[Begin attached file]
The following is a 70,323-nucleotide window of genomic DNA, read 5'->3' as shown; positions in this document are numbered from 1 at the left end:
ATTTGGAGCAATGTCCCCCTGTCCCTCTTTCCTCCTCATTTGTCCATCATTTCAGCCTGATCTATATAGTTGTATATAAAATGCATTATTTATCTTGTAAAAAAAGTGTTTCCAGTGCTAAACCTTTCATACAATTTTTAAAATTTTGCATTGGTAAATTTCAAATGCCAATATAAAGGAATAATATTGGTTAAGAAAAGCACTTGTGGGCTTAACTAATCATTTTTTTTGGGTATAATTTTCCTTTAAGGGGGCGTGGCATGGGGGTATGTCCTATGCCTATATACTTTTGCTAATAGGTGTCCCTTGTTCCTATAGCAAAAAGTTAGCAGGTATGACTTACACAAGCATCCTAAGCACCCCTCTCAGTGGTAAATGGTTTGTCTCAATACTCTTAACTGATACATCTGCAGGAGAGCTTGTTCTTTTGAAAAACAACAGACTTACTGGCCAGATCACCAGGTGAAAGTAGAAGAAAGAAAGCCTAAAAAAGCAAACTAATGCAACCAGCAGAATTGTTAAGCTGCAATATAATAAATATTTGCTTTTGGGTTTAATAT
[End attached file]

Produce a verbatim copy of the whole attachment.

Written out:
The following is a 70,323-nucleotide window of genomic DNA, read 5'->3' as shown; positions in this document are numbered from 1 at the left end:
ATTTGGAGCAATGTCCCCCTGTCCCTCTTTCCTCCTCATTTGTCCATCATTTCAGCCTGATCTATATAGTTGTATATAAAATGCATTATTTATCTTGTAAAAAAAGTGTTTCCAGTGCTAAACCTTTCATACAATTTTTAAAATTTTGCATTGGTAAATTTCAAATGCCAATATAAAGGAATAATATTGGTTAAGAAAAGCACTTGTGGGCTTAACTAATCATTTTTTTTGGGTATAATTTTCCTTTAAGGGGGCGTGGCATGGGGGTATGTCCTATGCCTATATACTTTTGCTAATAGGTGTCCCTTGTTCCTATAGCAAAAAGTTAGCAGGTATGACTTACACAAGCATCCTAAGCACCCCTCTCAGTGGTAAATGGTTTGTCTCAATACTCTTAACTGATACATCTGCAGGAGAGCTTGTTCTTTTGAAAAACAACAGACTTACTGGCCAGATCACCAGGTGAAAGTAGAAGAAAGAAAGCCTAAAAAAGCAAACTAATGCAACCAGCAGAATTGTTAAGCTGCAATATAATAAATATTTGCTTTTGGGTTTAATAT